Captured By the Hunter by Lynnea Lee
Chapter 1: Tilly
Waffles pressed her side against my leg, her body shaking from fear as the deadly bugs scratched outside the door.
“It’s okay, Waffles,” I whispered, bending down to pick her up. I had a habit of talking to my dog; so sue me. It was lonely during the bugpocalypse. “I sprayed the bottom door crack with some body spray. They can’t smell us now.”
Luckily for us, the door was made of metal, and I doubted the bugs outside could take it down, especially with our scents masked by the spray. This had happened once before, and I’d gotten out exactly this way. We just had to wait for nightfall.
I’d not expected the series of events that had us hiding in this store’s backroom, waiting for the bugs to lose interest.
It had been a strange buzzing overhead that led the bugs straight to me. I’d scanned the air but hadn’t seen anything. Then, as quickly as the buzzing had started, it stopped, leaving me with a pile of man-eating alien bugs to deal with.
All this mess because of some books. Yup! That was right. I came out for books. Heavy, non-edible, but very entertaining books.
I had all the food and fuel I needed back at home and a great water filtration system to boot. I wasn't after necessities this foraging trip; I was after some distraction from the monotonous daily grind.
Before the bugs came to Earth, I’d considered myself a baby prepper, not one of the lucky ones with a basement of food, land to live off of, and an underground bunker, but I tried my best with what I had. I lived in the city, with no real space to call my own. Still, I’d collected buckets upon buckets of food, multiple ways to generate electricity, a fail-safe system to collect and filter water, and as much know-how as possible.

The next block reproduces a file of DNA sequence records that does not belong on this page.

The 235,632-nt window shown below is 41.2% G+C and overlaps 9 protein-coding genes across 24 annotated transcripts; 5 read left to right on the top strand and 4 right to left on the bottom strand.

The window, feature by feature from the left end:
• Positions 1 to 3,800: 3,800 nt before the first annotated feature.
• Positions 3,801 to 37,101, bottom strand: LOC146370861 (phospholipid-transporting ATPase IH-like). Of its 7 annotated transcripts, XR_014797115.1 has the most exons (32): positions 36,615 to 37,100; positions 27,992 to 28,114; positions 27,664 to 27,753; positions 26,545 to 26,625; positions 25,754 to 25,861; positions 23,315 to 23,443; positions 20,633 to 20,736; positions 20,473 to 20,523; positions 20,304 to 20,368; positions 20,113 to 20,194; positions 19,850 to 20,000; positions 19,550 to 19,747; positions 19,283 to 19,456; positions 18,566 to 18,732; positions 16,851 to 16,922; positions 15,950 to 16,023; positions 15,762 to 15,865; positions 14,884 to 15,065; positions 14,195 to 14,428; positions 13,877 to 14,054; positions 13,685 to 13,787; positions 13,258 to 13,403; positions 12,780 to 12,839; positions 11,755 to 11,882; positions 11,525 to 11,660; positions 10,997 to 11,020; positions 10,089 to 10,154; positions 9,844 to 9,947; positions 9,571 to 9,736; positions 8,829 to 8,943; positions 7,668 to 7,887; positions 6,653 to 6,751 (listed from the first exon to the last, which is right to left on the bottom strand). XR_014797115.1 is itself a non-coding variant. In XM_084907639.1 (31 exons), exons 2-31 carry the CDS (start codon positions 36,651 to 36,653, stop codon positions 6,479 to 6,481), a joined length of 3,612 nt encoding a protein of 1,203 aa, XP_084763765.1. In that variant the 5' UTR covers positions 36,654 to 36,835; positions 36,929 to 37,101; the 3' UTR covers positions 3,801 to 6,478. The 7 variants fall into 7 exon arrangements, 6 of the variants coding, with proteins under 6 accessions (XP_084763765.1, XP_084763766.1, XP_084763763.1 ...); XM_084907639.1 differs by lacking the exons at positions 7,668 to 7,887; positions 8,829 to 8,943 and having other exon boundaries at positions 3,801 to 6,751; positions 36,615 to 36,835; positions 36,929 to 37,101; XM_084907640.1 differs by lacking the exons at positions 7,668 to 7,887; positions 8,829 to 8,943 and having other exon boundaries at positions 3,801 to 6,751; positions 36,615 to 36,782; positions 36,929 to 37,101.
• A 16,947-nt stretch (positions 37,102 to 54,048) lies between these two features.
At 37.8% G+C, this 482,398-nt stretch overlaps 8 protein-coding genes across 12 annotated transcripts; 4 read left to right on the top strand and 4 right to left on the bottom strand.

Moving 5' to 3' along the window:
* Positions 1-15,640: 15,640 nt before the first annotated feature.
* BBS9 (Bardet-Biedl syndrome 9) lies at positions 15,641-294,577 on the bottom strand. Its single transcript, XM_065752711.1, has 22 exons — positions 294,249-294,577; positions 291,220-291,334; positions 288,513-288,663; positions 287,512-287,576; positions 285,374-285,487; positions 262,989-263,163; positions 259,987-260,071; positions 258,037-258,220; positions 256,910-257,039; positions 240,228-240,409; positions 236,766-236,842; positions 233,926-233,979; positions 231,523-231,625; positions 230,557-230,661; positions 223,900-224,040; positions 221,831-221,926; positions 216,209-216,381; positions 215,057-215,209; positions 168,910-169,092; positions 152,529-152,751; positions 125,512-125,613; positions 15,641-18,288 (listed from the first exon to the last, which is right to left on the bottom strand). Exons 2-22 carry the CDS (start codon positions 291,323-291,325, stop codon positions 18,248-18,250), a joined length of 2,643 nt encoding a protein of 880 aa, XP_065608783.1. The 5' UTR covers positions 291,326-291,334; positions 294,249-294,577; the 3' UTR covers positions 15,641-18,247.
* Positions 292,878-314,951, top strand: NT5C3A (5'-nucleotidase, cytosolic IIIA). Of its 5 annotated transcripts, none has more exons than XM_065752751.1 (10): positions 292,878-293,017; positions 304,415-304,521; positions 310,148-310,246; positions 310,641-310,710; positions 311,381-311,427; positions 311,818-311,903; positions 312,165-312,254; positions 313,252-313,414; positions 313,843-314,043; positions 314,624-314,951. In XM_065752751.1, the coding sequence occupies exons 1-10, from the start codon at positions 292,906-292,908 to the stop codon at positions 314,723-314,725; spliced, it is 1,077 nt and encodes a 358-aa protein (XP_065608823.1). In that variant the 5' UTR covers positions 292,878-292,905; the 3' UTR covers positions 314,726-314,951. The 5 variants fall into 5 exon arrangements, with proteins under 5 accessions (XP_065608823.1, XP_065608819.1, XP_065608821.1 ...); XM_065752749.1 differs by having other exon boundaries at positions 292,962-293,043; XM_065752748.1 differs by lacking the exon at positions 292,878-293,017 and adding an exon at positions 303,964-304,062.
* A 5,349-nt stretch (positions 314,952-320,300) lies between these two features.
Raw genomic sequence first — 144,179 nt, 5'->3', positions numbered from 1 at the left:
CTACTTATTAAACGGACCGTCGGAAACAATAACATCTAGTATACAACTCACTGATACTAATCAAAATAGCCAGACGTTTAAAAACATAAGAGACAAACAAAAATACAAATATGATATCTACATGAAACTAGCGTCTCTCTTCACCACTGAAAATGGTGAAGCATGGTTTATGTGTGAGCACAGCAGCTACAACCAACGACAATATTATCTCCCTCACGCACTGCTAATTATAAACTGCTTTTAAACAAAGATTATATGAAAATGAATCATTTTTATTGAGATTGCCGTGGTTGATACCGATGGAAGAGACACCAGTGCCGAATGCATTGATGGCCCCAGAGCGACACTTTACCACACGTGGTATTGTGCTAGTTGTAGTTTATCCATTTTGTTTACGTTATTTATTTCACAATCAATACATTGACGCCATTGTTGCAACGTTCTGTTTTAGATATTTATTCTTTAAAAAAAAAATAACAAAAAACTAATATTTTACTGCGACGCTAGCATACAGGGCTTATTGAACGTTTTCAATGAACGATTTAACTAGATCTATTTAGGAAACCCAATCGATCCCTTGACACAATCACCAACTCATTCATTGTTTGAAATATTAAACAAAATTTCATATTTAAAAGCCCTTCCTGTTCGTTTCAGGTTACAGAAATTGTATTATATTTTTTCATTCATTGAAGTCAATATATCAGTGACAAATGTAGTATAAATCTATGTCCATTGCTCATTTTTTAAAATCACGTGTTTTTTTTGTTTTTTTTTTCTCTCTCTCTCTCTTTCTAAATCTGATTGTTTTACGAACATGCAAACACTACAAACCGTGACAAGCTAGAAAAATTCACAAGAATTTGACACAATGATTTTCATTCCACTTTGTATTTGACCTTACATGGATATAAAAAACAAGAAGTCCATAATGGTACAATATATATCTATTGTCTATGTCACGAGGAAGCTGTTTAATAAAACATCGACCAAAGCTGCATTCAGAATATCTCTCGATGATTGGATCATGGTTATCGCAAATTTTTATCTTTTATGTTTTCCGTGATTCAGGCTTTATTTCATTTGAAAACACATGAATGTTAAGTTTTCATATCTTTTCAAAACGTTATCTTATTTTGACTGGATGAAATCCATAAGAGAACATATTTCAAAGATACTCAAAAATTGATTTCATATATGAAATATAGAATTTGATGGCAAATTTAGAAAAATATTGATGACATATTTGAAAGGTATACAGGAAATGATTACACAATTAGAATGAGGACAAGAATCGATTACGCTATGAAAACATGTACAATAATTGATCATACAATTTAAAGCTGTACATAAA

Imagine my glee when the apocalypse happened. Okay, maybe not quite glee. It was a combination of “oh shit” and “oh yes.” All my co-workers who’d laughed at me could suck it because I’d been correct and prepared. Fortunately, no one knew where I lived, so they couldn’t come knocking when the shit hit the fan.
I’d just never expected it to be so lonely. I knew I was supposed to have other prepper friends and form a community so I could trade and all that, but I’d never gotten quite that far in the prepping journey. I had a few prepper friends online, but no one I knew in real life.
It was just me and Waffles.
Outside, one of the bugs dragged its bladed front claw across the door, making a horrible screeching racket. I covered my ears. It sounded like the biggest damn nail across a chalkboard.
Waffles whined softly in my arms, and I put her down. She stayed pressed up against my ankle.